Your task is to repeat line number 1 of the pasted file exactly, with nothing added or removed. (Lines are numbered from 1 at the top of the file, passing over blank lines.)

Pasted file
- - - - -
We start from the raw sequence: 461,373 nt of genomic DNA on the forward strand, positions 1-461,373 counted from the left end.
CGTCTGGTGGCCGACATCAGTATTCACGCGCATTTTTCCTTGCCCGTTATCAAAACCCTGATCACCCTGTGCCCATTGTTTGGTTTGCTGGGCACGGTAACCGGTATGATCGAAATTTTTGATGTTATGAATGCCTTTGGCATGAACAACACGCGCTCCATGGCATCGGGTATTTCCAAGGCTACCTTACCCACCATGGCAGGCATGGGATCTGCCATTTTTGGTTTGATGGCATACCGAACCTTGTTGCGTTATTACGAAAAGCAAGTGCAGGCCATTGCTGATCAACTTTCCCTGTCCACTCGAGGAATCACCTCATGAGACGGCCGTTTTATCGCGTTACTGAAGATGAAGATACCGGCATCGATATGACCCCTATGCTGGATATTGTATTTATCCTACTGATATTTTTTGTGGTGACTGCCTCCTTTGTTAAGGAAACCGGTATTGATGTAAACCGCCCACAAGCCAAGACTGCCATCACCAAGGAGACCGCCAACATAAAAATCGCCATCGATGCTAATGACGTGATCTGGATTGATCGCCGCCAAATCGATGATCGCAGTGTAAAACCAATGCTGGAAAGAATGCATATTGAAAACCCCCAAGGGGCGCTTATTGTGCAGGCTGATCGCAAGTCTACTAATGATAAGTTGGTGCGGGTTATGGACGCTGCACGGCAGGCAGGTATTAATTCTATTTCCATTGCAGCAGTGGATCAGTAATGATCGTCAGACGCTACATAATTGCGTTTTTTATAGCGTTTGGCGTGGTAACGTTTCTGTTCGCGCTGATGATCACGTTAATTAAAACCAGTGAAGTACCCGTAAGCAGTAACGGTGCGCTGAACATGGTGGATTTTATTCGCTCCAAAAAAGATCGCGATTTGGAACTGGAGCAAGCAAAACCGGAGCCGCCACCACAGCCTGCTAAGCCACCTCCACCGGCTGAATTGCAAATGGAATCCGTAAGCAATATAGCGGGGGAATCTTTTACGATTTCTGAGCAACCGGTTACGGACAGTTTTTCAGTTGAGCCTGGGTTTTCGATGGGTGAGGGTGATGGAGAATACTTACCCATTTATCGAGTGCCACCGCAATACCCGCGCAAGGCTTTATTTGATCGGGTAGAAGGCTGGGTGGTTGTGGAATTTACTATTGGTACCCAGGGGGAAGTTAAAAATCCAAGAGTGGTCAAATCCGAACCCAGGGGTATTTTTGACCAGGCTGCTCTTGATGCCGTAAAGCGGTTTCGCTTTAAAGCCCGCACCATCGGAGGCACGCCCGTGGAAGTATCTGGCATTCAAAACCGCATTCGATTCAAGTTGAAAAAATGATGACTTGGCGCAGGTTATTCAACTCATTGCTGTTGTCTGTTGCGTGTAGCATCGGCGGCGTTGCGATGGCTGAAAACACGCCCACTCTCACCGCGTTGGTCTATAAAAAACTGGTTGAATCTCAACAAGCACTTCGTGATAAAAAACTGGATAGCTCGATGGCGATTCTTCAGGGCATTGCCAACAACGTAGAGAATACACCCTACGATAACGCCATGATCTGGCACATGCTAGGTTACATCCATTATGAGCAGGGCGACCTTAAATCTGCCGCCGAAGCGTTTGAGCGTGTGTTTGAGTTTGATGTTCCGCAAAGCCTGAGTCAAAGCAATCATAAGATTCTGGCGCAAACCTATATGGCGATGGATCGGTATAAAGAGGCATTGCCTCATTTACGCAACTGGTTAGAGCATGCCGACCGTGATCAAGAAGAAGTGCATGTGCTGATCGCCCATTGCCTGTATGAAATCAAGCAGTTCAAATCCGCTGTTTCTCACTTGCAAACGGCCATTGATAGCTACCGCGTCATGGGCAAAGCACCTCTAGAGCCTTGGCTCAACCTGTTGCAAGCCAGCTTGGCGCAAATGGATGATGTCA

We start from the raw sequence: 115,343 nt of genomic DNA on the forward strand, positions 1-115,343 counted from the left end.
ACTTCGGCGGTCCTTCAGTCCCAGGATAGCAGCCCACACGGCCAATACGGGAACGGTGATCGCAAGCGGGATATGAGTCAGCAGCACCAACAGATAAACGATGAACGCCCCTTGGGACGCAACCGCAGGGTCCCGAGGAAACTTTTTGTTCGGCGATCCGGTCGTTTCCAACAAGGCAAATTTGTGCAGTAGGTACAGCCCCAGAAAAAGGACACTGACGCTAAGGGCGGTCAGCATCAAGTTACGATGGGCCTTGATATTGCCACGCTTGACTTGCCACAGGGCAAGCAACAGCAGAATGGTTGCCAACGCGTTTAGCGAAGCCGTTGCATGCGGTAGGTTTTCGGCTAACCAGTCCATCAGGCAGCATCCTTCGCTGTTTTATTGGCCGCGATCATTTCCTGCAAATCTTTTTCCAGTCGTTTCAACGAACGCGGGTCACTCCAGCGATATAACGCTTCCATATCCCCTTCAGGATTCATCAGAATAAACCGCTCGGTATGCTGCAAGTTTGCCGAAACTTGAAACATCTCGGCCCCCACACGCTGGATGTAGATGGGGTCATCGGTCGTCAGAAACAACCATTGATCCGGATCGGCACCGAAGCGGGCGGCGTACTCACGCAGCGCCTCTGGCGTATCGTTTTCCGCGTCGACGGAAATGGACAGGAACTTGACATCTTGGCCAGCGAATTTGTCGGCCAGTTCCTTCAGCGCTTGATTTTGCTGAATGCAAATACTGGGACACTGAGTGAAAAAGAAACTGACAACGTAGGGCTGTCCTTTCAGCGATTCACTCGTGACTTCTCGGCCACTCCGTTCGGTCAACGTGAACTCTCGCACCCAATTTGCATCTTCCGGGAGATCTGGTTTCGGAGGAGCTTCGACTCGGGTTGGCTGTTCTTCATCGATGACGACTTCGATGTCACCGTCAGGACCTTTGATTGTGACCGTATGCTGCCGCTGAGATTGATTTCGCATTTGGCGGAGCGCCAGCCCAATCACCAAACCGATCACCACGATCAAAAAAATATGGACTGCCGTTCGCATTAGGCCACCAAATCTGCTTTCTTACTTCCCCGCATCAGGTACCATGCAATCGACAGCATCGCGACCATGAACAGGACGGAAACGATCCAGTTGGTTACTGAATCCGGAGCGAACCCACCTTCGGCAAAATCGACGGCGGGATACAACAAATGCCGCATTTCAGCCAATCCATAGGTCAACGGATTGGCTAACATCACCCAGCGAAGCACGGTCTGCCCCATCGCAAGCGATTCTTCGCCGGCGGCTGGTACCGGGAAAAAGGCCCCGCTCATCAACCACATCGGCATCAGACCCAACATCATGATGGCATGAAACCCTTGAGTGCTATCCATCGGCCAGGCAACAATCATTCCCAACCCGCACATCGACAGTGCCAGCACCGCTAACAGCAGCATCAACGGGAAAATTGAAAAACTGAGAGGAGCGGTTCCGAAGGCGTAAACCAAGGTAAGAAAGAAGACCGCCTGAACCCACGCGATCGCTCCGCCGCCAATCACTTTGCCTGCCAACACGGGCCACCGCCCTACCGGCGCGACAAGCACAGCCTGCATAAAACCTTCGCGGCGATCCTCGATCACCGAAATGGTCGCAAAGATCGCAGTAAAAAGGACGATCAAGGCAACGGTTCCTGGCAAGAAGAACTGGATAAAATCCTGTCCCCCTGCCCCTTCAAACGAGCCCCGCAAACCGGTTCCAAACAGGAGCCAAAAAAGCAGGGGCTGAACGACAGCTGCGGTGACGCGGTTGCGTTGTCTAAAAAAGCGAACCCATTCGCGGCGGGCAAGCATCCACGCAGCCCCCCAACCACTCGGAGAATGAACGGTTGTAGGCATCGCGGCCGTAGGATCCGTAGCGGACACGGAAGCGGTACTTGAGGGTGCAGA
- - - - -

We start from the raw sequence: 461,373 nt of genomic DNA on the forward strand, positions 1-461,373 counted from the left end.